Good Samaritan bill puts lives over lawsuits

Published 8:26 am Thursday, March 17, 2016

We have all heard of the tragic stories of children overheating because they were left in the back seat of a car for hours in the sun.

I was proud to support legislation recently approved by the Michigan Senate to excuse a person from civil liability for damage caused by breaking into a car to save a child.

This bill is about putting saving lives ahead of lawsuits by making sure that if a Good Samaritan has reason to believe that breaking a car window is necessary to save the life of a child, they won’t be sued for acting.

Senate Bill 566 would provide civil immunity to an individual who forcibly enters a vehicle to save a minor who is reasonably believed to be in danger.

Unfortunately, we are seeing more of these types of emergencies and tragedies each year. Ten Michigan children have died of heatstroke while locked in a car since 1998. Since a child cannot regulate temperature changes like an adult, they are more vulnerable to heat.

To receive immunity from civil liability for any damage done to a vehicle, a person would have to meet several requirements, such as determining that the vehicle was locked and there was no reasonable way to gain entry to the car or for the child to exit the vehicle and having a reasonable belief, based on the circumstances known at the time, that forcibly entering the vehicle was necessary because a child was in danger.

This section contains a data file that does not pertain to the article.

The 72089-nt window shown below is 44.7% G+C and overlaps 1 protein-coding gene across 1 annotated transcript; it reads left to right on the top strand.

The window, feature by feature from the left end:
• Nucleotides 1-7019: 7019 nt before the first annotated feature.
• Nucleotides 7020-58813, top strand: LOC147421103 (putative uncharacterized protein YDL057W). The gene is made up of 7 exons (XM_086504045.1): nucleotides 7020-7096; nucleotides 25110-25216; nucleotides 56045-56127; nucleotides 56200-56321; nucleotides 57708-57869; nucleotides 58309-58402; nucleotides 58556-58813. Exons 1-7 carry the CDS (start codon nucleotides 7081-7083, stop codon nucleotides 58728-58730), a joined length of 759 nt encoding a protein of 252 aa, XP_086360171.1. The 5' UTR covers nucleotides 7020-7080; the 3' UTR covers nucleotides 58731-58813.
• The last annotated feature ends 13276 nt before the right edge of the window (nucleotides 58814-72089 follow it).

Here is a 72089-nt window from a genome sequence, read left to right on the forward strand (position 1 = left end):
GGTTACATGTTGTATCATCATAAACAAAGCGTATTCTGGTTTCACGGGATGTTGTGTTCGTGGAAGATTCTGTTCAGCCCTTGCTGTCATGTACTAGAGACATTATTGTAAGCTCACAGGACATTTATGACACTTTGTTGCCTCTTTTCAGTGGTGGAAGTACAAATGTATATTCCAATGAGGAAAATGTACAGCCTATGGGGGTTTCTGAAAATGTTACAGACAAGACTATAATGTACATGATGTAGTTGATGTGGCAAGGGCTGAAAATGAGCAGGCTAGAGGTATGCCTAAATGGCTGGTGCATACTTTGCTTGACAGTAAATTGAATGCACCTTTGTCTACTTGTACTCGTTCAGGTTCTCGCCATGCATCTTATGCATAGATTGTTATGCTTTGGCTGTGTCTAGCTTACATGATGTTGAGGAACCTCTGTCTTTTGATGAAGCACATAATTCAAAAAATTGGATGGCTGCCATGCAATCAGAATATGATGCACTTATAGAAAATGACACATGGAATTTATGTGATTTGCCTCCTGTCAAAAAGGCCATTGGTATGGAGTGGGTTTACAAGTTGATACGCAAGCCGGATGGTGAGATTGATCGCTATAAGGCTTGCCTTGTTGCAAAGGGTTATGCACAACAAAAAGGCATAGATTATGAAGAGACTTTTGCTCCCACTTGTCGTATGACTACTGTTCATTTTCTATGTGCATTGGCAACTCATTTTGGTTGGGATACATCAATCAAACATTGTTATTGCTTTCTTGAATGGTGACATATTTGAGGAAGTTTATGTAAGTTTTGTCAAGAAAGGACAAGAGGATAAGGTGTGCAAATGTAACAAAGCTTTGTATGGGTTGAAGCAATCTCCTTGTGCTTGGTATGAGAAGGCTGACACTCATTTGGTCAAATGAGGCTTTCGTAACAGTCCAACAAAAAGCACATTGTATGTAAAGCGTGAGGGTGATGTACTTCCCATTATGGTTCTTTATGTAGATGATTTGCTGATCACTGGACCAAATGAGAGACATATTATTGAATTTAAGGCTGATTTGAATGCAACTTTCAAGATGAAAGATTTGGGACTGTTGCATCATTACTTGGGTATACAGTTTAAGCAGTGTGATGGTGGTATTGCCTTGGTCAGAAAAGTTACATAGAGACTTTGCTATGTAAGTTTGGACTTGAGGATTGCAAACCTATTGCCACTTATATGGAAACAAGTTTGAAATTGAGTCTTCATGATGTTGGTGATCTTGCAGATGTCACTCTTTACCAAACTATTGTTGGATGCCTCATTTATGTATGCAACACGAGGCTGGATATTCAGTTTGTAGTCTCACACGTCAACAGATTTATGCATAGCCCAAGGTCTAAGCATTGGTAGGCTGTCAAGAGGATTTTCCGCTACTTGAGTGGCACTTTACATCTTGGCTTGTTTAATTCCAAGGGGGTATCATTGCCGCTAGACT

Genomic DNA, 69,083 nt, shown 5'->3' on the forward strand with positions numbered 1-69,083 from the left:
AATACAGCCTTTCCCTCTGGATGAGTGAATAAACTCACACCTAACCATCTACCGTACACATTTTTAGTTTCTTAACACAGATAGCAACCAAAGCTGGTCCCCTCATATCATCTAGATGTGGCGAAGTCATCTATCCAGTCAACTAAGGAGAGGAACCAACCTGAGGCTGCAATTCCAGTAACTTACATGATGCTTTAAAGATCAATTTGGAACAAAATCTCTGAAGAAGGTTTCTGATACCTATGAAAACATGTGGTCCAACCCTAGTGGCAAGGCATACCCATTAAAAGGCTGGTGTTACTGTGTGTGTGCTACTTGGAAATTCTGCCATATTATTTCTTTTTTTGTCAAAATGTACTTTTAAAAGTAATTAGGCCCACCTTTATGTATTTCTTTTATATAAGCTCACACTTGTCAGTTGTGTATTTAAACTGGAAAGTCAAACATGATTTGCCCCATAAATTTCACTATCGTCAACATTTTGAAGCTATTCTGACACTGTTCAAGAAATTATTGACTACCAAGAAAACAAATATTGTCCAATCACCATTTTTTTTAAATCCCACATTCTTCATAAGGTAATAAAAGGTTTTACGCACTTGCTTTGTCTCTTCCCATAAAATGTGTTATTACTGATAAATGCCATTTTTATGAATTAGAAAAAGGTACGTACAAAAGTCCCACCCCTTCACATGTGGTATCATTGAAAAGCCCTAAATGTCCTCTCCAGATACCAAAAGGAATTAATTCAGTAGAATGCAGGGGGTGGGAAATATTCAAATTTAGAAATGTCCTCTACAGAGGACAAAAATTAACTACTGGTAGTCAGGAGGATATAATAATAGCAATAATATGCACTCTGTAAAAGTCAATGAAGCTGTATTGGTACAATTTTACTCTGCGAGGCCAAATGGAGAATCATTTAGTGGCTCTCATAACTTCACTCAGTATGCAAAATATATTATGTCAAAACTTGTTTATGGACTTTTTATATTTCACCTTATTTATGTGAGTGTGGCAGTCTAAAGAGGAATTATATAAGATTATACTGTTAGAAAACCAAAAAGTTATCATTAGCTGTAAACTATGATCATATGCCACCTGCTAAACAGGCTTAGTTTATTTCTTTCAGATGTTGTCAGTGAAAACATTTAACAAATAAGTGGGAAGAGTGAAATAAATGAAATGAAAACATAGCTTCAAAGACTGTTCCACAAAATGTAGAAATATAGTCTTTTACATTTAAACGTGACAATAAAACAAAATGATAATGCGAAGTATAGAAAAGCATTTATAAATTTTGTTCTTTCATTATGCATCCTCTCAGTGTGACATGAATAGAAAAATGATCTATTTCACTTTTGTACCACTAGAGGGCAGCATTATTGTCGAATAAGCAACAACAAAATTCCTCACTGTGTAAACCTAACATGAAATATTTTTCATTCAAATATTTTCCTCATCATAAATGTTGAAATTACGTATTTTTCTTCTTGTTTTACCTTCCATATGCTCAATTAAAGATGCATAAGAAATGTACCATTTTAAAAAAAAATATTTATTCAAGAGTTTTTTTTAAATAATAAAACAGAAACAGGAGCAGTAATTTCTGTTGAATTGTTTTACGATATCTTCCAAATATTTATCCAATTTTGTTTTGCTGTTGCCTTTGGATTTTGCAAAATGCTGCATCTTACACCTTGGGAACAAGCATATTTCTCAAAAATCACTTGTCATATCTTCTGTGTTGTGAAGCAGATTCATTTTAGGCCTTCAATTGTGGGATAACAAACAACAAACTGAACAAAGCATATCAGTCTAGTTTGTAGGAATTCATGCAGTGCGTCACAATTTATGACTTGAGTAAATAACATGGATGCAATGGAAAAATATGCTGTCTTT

The Good Samaritan would also have to contact the local law enforcement agency or fire department before or after forcibly entering the vehicle; place a notice on the windshield with his or her contact information, the reason for the entry, the child’s location and a statement that the local authorities had been notified; and remain with the child in a safe location until a law enforcement officer, firefighter or other emergency responder arrived.

In the end, this is about common sense. Having a Good Samaritan save the life of someone’s child is more important than allowing that person to sue for the cost of replacing a broken window.


Sen. John Proos, R-St. Joseph, represents Southwest Michigan.